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JAG school students glimpse civil rights cases

Posted 1/27/2012   Updated 1/27/2012 Email story   Print story

    


by Kelly Deichert
Air University Public Affairs


1/27/2012 - MAXWELL AIR FORCE BASE, Ala. -- Students at the Air Force Judge Advocate General's School learned about the civil rights movement from a man who continues to fight for fairness.

Michael Jackson, district attorney for Alabama's Fourth Judicial District, told the students Jan. 16 how he closed the case on the death of Jimmie Lee Jackson, 45 years after his death ignited the civil rights movement in Selma.

About 40 students and staff members met with Michael Jackson on Martin Luther King Day during the GATEWAY judge advocate advanced law and leadership course for majors Jan. 9-20 at Maxwell.

"Going to Selma on Martin Luther King Jr. Day was a wonderful and meaningful way to honor King's legacy and truly understand the important role both Selma and Montgomery played in the Voting Rights Act, and the overall civil rights movement," said Maj. Cynthia Kearley, assistant course director.

For one student, the case is still relevant to reinforce the concepts of justice and fairness.

"Jimmie Lee Jackson's life was worth something, and justice was being denied," said Maj. Steven Snortland, a GATEWAY student and school staff member. "This is one of the reasons there is no statute of limitations on murder - ultimately the district attorney was able to arrive at some form of a just result in this case."

Michael Jackson reopened the case after state trooper James Fowler confessed to a journalist in 2004 that he killed Jimmie Lee Jackson during a civil rights protest march 45 years ago.

The civil rights march in Marion began peacefully in February 1965, but a riot developed. While police and state troopers confronted marchers, Jimmie Lee Jackson was stabbed and later died from his injury.

To protest his death, civil rights leaders organized a march from Selma to Montgomery. When violence broke out at the Edmund Pettus Bridge, the event became known as "Bloody Sunday."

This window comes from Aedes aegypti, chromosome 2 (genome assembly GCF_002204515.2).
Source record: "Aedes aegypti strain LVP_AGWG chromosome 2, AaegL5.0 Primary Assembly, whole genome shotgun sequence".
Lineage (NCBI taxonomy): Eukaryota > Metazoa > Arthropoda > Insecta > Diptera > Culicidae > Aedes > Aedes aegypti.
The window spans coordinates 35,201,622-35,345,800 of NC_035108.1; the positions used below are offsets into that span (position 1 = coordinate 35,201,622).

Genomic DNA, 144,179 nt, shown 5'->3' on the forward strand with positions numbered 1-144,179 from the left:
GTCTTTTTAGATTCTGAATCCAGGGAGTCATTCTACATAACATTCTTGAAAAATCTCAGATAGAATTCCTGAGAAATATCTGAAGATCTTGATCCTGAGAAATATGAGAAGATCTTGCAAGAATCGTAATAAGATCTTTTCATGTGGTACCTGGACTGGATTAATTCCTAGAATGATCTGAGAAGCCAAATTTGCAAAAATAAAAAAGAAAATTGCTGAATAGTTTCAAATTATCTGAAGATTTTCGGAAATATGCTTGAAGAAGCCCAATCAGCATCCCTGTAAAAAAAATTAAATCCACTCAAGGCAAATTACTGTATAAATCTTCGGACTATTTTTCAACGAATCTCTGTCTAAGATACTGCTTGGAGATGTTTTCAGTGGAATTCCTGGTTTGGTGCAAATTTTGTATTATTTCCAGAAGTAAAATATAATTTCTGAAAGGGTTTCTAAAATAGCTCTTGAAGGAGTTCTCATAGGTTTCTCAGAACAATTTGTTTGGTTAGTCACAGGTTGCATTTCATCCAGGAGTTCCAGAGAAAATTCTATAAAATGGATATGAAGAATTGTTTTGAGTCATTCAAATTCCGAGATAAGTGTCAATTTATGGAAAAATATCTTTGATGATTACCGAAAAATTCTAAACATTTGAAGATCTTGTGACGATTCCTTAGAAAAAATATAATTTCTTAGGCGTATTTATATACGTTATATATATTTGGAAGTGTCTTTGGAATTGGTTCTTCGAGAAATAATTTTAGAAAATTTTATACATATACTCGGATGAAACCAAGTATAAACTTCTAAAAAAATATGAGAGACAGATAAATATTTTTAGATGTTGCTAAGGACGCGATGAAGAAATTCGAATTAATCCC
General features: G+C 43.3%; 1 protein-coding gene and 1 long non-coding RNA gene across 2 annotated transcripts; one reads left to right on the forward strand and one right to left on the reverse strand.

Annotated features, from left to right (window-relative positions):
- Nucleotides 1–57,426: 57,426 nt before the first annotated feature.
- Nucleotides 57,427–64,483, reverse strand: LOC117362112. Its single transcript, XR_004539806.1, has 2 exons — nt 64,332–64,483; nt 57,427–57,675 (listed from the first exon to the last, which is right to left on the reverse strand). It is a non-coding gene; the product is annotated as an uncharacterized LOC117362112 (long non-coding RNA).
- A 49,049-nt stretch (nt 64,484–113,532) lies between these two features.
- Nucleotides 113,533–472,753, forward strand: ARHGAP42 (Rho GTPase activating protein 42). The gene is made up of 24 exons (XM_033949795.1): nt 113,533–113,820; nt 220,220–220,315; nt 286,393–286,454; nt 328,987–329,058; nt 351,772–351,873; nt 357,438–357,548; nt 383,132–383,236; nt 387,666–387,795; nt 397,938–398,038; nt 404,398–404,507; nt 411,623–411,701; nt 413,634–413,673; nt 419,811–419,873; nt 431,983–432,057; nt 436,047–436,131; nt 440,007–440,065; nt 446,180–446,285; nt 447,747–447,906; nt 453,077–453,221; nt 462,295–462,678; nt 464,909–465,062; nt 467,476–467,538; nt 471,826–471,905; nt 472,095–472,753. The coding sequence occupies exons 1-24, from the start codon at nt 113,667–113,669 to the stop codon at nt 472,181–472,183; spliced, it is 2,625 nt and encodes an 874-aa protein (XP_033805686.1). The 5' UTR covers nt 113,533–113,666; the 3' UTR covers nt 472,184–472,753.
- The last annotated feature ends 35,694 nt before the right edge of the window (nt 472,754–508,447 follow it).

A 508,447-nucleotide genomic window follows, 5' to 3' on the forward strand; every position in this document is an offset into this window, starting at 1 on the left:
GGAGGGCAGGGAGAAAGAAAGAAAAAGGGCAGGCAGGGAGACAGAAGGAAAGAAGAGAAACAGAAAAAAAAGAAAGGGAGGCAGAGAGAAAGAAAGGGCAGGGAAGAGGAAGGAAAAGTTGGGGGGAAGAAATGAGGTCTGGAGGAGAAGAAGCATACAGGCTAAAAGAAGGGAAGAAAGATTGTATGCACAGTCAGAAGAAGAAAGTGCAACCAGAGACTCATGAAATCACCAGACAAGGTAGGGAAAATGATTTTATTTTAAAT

Outrage over the violence led participants to finish their march to Montgomery, drawing national attention to the cause and leading to the passage of the 1965 Voting Rights Act.

After learning of Fowler's interview, Michael Jackson reopened the case.
In 2010 Fowler pleaded guilty to manslaughter, claiming the death was self defense since Jimmie Lee Jackson was reaching for the trooper's gun. Fowler served five months of his six-month sentence, released early due to health concerns.

Michael Jackson, who is not related to the victim, told the New York Times in November 2010 he was satisfied with the ruling. "Time was starting to run out," he said. "We wanted to make sure justice was done before he died."

The students' trip to Selma also included a stop at the Lowndes County Interpretive Center and a visit to Brown Chapel, the starting point for the Selma-to-Montgomery marches. There, they spoke to a woman who had been involved in the civil rights movement as a child.

"At the end of the day, the movement simply meant she could live a normal life without being constantly told she wasn't worth as much as a white person," Snortland said. "She could use the same drinking fountain, go to the bathroom where white women could, eat at a lunch counter white men could and vote."

The trip to Selma was significant for him, and he encourages others to learn from those who made a difference.

"It's a living history that fades the longer you wait to experience it," Snortland said.



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